In this post I describe how I built a working program for an AVR directly in hex without using a C compiler or assembler. This is not directly useful, but it helps to understand how assembly instructions are represented and translated into binary.

assembly program

This is a simple example program which sets PB5 (the LED on Arduino Pro Mini) to output and toggles it in an infinite loop.

    ldi r16, 0x20
    out DDRB, r16   // set PB5 to output
    out PINB, r16   // toggle PB5
    ldi r17, 0xff
    dec r17
    brne wait

    rjmp loop

translate to binary

The instruction encoding is defined in the AVR Instruction Set Manual and the register addresses you find in the register summary of the AVR’s datasheet.

To give an example, let’s look at the line out DDRB, r16. The instruction is defined as follows: AVR OUT instruction Just take the 16bit opcode 1011 1AAr rrrr AAAA and insert r = 0x10 (r16) and A = 0x04 (DDRB), which gives 1011 1001 0000 0100 or 0xb904 in hex.

The whole program translated to binary:

asm                 bin                     hex
ldi r16, 0x20       1110 0010 0000 0000     e200
out 0x04, r16       1011 1001 0000 0100     b904
out 0x03, r16       1011 1001 0000 0011     b903
ldi r17, 0xff       1110 1111 0001 1111     ef1f
dec r17             1001 0101 0001 1010     951a
brne -2             1111 0011 1111 0001     f7f1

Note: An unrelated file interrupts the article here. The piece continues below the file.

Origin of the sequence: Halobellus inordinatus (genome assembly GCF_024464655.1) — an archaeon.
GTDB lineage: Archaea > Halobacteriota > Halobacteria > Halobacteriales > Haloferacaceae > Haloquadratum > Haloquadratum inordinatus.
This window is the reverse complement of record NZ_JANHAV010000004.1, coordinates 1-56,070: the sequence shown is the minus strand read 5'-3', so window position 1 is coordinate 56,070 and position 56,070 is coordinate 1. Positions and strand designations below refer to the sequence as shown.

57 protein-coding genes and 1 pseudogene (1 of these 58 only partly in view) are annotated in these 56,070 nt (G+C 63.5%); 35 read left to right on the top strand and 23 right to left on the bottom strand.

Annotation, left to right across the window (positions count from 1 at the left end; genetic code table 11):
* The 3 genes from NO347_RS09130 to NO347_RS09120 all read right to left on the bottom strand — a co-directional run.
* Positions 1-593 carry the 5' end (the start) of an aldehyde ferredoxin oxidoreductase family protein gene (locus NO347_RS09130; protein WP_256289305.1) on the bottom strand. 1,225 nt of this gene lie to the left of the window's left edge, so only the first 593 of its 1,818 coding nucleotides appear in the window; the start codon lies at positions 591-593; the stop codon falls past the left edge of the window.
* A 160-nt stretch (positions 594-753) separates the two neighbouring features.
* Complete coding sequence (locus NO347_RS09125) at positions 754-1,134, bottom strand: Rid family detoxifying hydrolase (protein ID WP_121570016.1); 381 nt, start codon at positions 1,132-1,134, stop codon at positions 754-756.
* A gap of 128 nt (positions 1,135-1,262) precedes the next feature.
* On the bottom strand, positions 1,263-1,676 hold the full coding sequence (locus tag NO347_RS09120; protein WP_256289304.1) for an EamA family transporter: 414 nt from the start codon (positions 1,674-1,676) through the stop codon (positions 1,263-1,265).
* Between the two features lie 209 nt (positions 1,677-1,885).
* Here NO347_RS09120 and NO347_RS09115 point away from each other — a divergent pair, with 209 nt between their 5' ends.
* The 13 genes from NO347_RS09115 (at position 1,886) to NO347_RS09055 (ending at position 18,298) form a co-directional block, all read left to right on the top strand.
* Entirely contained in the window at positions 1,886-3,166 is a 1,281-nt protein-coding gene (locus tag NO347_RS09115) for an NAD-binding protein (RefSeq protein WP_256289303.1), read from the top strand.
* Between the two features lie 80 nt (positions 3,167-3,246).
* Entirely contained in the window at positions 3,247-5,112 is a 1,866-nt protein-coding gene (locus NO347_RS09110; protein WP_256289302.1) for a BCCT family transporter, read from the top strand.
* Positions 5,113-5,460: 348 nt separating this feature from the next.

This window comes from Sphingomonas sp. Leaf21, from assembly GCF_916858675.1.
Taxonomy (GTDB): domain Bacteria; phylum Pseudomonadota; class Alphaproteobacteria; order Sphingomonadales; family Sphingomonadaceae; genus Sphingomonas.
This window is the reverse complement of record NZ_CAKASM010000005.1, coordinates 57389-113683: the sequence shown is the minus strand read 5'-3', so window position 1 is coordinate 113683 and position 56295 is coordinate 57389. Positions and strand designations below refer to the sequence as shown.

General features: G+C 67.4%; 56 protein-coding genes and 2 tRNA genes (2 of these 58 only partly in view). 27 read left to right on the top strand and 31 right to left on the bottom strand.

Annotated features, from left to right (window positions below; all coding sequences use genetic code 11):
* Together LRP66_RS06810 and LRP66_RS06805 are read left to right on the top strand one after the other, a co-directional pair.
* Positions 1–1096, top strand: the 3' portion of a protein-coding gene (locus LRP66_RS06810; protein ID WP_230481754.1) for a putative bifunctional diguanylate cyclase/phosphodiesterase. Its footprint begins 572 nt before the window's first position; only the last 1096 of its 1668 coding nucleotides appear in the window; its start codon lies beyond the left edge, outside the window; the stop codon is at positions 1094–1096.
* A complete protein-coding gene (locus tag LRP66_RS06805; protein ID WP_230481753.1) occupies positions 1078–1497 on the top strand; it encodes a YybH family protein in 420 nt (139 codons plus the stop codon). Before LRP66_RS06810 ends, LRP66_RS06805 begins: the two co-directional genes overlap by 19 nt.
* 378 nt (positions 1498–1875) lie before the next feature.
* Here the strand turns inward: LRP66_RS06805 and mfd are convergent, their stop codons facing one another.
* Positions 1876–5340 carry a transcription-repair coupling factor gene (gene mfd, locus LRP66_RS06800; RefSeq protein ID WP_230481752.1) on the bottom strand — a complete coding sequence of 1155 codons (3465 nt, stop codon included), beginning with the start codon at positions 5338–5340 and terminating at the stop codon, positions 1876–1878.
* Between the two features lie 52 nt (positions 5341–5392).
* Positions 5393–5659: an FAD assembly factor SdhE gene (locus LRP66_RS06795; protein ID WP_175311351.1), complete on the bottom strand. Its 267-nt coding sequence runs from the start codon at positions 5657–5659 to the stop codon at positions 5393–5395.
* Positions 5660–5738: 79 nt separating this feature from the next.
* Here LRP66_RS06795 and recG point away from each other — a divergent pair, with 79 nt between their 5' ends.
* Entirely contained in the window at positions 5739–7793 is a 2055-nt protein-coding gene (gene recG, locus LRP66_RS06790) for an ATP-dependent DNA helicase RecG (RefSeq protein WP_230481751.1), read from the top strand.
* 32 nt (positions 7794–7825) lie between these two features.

rjmp -5             1100 1111 1111 1011     cffb

write a hexfile

For flashing with avrdude, the program needs to be in the intel HEX format.

:[Data Size] [Start Address] [Record Type] [Data] [Checksum]

which gives:

:0e 0000 00 00e204b903b91fef1a95f1f3fbcf [Checksum]

(Note that instructions are stored in little endian byte order which means that the LSbyte comes first.)

At the end there is a 1 byte checksum which is simply the two’s complement of sum of all bytes (inclusive size, address, record type). Just calculate the sum (0x0e + 0x00 + 0x00 … = 0x7d8), reduce it to the least significant byte (0xd8) and apply the two’s complement, which gets you a checksum of 0x28.

With adding a terminating line with a record type ‘End Of File’ (0x01) you get the hexfile:



I flashed it on an Arduino Pro Mini (ATMega328) using a FTDI USB to serial adapter with avrdude.

avrdude -c arduino -P /dev/tty.MYFTDI -b 57600 -p atmega328p -D -U flash:w:MYPROGRAM.hex:i